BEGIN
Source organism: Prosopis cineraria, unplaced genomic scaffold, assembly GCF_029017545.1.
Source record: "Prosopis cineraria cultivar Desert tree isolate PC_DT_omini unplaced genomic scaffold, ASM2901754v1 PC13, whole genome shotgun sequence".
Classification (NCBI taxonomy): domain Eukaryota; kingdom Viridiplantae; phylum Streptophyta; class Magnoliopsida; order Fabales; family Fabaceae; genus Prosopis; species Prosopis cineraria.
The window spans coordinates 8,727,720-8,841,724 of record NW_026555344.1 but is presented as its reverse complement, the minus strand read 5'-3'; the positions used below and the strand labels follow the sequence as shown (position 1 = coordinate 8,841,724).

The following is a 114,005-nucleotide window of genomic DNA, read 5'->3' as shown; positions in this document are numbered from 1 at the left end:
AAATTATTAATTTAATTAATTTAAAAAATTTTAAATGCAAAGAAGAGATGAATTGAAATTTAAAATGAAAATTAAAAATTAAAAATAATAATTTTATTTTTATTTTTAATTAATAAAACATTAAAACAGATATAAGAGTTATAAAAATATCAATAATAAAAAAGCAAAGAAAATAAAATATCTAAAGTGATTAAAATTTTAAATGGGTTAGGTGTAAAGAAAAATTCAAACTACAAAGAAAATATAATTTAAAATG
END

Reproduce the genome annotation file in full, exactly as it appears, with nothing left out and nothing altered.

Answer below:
Source organism: Prosopis cineraria, unplaced genomic scaffold, assembly GCF_029017545.1.
Source record: "Prosopis cineraria cultivar Desert tree isolate PC_DT_omini unplaced genomic scaffold, ASM2901754v1 PC13, whole genome shotgun sequence".
Classification (NCBI taxonomy): domain Eukaryota; kingdom Viridiplantae; phylum Streptophyta; class Magnoliopsida; order Fabales; family Fabaceae; genus Prosopis; species Prosopis cineraria.
The window spans coordinates 8,727,720-8,841,724 of record NW_026555344.1 but is presented as its reverse complement, the minus strand read 5'-3'; the positions used below and the strand labels follow the sequence as shown (position 1 = coordinate 8,841,724).

The following is a 114,005-nucleotide window of genomic DNA, read 5'->3' as shown; positions in this document are numbered from 1 at the left end:
AAATTATTAATTTAATTAATTTAAAAAATTTTAAATGCAAAGAAGAGATGAATTGAAATTTAAAATGAAAATTAAAAATTAAAAATAATAATTTTATTTTTATTTTTAATTAATAAAACATTAAAACAGATATAAGAGTTATAAAAATATCAATAATAAAAAAGCAAAGAAAATAAAATATCTAAAGTGATTAAAATTTTAAATGGGTTAGGTGTAAAGAAAAATTCAAACTACAAAGAAAATATAATTTAAAATG